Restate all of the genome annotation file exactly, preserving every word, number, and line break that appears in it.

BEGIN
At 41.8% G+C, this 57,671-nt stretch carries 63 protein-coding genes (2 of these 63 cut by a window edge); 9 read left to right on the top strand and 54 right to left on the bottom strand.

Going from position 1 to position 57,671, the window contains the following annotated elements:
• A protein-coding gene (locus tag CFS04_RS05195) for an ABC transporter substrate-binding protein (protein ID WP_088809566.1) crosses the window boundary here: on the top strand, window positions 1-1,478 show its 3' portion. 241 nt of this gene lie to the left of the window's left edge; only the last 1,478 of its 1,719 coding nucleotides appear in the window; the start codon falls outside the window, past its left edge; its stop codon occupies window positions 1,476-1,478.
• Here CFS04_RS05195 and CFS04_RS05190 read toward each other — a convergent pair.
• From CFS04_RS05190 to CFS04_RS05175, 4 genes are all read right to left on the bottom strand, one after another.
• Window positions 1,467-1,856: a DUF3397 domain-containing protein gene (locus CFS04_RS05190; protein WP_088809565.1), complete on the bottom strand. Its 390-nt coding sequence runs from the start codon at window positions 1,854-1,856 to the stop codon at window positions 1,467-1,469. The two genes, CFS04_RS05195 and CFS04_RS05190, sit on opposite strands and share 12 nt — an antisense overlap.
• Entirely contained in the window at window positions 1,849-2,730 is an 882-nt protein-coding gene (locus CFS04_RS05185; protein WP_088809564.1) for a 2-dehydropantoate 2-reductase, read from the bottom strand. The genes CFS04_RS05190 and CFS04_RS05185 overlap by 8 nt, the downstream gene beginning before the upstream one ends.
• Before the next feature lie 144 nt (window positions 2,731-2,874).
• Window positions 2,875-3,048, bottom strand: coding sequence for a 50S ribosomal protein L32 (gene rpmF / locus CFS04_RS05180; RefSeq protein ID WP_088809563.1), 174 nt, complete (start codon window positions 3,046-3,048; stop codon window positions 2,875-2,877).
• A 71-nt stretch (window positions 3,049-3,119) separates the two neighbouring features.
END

At 41.8% G+C, this 57,671-nt stretch carries 63 protein-coding genes (2 of these 63 cut by a window edge); 9 read left to right on the top strand and 54 right to left on the bottom strand.

Going from position 1 to position 57,671, the window contains the following annotated elements:
• A protein-coding gene (locus tag CFS04_RS05195) for an ABC transporter substrate-binding protein (protein ID WP_088809566.1) crosses the window boundary here: on the top strand, window positions 1-1,478 show its 3' portion. 241 nt of this gene lie to the left of the window's left edge; only the last 1,478 of its 1,719 coding nucleotides appear in the window; the start codon falls outside the window, past its left edge; its stop codon occupies window positions 1,476-1,478.
• Here CFS04_RS05195 and CFS04_RS05190 read toward each other — a convergent pair.
• From CFS04_RS05190 to CFS04_RS05175, 4 genes are all read right to left on the bottom strand, one after another.
• Window positions 1,467-1,856: a DUF3397 domain-containing protein gene (locus CFS04_RS05190; protein WP_088809565.1), complete on the bottom strand. Its 390-nt coding sequence runs from the start codon at window positions 1,854-1,856 to the stop codon at window positions 1,467-1,469. The two genes, CFS04_RS05195 and CFS04_RS05190, sit on opposite strands and share 12 nt — an antisense overlap.
• Entirely contained in the window at window positions 1,849-2,730 is an 882-nt protein-coding gene (locus CFS04_RS05185; protein WP_088809564.1) for a 2-dehydropantoate 2-reductase, read from the bottom strand. The genes CFS04_RS05190 and CFS04_RS05185 overlap by 8 nt, the downstream gene beginning before the upstream one ends.
• Before the next feature lie 144 nt (window positions 2,731-2,874).
• Window positions 2,875-3,048, bottom strand: coding sequence for a 50S ribosomal protein L32 (gene rpmF / locus CFS04_RS05180; RefSeq protein ID WP_088809563.1), 174 nt, complete (start codon window positions 3,046-3,048; stop codon window positions 2,875-2,877).
• A 71-nt stretch (window positions 3,049-3,119) separates the two neighbouring features.